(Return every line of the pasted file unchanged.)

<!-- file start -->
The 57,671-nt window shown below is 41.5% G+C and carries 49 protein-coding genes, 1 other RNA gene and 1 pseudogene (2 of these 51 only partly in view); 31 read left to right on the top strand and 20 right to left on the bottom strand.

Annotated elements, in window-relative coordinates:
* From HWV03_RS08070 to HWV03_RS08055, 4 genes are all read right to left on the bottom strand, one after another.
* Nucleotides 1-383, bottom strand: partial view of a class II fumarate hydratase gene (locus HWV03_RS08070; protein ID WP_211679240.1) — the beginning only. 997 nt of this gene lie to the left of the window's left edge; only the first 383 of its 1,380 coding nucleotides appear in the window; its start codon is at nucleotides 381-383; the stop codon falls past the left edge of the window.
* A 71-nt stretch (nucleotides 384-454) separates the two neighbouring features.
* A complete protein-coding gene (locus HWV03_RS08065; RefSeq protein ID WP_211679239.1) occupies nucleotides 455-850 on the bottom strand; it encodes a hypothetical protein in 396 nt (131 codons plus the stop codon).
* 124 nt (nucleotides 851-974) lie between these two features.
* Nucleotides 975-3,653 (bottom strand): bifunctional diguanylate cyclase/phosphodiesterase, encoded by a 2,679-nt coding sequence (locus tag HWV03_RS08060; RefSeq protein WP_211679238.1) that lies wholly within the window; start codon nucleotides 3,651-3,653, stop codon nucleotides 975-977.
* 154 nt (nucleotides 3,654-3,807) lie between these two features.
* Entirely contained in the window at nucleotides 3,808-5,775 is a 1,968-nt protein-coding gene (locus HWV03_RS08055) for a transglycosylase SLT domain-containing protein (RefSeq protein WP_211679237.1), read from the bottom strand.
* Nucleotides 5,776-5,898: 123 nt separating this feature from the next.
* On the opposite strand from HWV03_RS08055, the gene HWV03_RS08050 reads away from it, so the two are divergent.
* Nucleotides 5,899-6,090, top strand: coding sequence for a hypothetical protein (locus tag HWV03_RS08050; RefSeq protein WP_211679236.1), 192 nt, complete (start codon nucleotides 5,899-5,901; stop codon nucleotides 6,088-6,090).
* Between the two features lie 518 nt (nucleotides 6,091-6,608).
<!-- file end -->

The 57,671-nt window shown below is 41.5% G+C and carries 49 protein-coding genes, 1 other RNA gene and 1 pseudogene (2 of these 51 only partly in view); 31 read left to right on the top strand and 20 right to left on the bottom strand.

Annotated elements, in window-relative coordinates:
* From HWV03_RS08070 to HWV03_RS08055, 4 genes are all read right to left on the bottom strand, one after another.
* Nucleotides 1-383, bottom strand: partial view of a class II fumarate hydratase gene (locus HWV03_RS08070; protein ID WP_211679240.1) — the beginning only. 997 nt of this gene lie to the left of the window's left edge; only the first 383 of its 1,380 coding nucleotides appear in the window; its start codon is at nucleotides 381-383; the stop codon falls past the left edge of the window.
* A 71-nt stretch (nucleotides 384-454) separates the two neighbouring features.
* A complete protein-coding gene (locus HWV03_RS08065; RefSeq protein ID WP_211679239.1) occupies nucleotides 455-850 on the bottom strand; it encodes a hypothetical protein in 396 nt (131 codons plus the stop codon).
* 124 nt (nucleotides 851-974) lie between these two features.
* Nucleotides 975-3,653 (bottom strand): bifunctional diguanylate cyclase/phosphodiesterase, encoded by a 2,679-nt coding sequence (locus tag HWV03_RS08060; RefSeq protein WP_211679238.1) that lies wholly within the window; start codon nucleotides 3,651-3,653, stop codon nucleotides 975-977.
* 154 nt (nucleotides 3,654-3,807) lie between these two features.
* Entirely contained in the window at nucleotides 3,808-5,775 is a 1,968-nt protein-coding gene (locus HWV03_RS08055) for a transglycosylase SLT domain-containing protein (RefSeq protein WP_211679237.1), read from the bottom strand.
* Nucleotides 5,776-5,898: 123 nt separating this feature from the next.
* On the opposite strand from HWV03_RS08055, the gene HWV03_RS08050 reads away from it, so the two are divergent.
* Nucleotides 5,899-6,090, top strand: coding sequence for a hypothetical protein (locus tag HWV03_RS08050; RefSeq protein WP_211679236.1), 192 nt, complete (start codon nucleotides 5,899-5,901; stop codon nucleotides 6,088-6,090).
* Between the two features lie 518 nt (nucleotides 6,091-6,608).